My everyday wine of choice is Ménage A Trois, the red blend in particular and the white blend as well…but I’m a red girl, my new favorite white in a Sancerre, love it!!! Please no Chardonnay for me! Almost out of wine and I’m uncomfortable with having delivery in cardboard am I becoming paranoid? You know I do love my wine, am I whining…yes, yes I am.
We are in this together…so start sharing!
My go to sources, all the time, whether I’m totally home bound or not. Of course, I watch regular channels such as all PBS channels, HGTV, Food Network, DIY (love Restored!) Ovation, etc., etc., and, of course, Hallmark Christmas Movies!!!
I am not use to doing movie/TV show reviews, (I do love doing book reviews) and will do thumbnails of some I have found of interest especially when we are home bound. I must admit I don’t usually stream entire series with binge watching but have found myself doing so and am having fun with it! It has become addictive and almost obsessive. And most importantly a respite from continually watching constant news reports.
The series I finished last night (actually, early this morning!!!!!) and really the reason for this post is The English Game….loved every bit of it. In a nutshell it is the story of the beginnings of the UK’s Football Association, FA, and it’s transformation from a totally “gentlemen’s” game to become the game for the working class as well to the worldwide phenomenon it has become! It is not the football we know it,, it would be soccer to us. The reluctance of the upper classes to relinquish “their sport” to the “masses” and, therefore, become modern, all inclusive and finding the best athletes no matter their social position. Reading what I just wrote makes this sound rather uninteresting and perhaps a bit boring. I can assure you it is anything but! It is the product of the mega-brilliant Julian Fellowes (Downton Abbey fame among many other accomplishments), so how can it go wrong…it doesn’t! You may or may not not know I do love sports, I’m the only child of a major “jock” and if I wanted to be with my Father I needed to like sports…and it so happens that football is my favorite. As a child I went to the Chicago Bears games at Wrigley Field and, of course, still follow them, but I digress. Back to the series….the actors…excellent, the story…engaging, the sets and costumes…fabulous. I was unfamiliar with most of the cast except for one that I haven’t seen forever and realized how much I missed him…Anthony Andrews, love him, not a huge part but he plays it well. The story basically follows two players on the opposing teams, one the “gentleman” who feels it is exclusively their game and they are very, very good and the other is the “working class” man who feels they can equal their “betters”. We see them in their homes, work and, of course, the playing fields. No spoilers here, you need to watch this 6 part series. It is filled with so many levels of society, you see the progress of women becoming independent (the men as well), the pathos of the workers and, I might add, of the so-called gentlemen. The struggle of social classes in 19th Century England wonderfully discussed. Do I recommend it…I highly do so.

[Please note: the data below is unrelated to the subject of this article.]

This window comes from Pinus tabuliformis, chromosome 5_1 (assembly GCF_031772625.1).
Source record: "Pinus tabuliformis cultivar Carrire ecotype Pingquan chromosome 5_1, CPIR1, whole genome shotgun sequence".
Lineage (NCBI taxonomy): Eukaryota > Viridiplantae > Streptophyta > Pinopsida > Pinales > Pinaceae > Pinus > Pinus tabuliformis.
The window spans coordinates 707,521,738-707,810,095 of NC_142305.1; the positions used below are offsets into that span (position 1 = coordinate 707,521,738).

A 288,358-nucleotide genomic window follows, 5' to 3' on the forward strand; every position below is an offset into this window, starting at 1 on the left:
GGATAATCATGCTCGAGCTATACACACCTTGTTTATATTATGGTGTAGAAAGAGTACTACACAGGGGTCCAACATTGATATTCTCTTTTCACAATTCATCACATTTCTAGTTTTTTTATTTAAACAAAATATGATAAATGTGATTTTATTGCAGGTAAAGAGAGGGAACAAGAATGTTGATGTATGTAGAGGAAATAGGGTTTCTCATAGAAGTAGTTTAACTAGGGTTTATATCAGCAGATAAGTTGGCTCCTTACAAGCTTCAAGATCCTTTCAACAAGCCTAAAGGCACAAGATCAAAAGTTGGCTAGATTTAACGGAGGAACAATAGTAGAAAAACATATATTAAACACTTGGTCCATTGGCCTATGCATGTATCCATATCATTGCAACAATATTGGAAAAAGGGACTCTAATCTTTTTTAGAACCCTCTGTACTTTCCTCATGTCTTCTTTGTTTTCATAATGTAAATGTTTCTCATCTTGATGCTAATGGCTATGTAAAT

Anthony Andrews as he appeared in Brideshead Revisited, 1981, and today.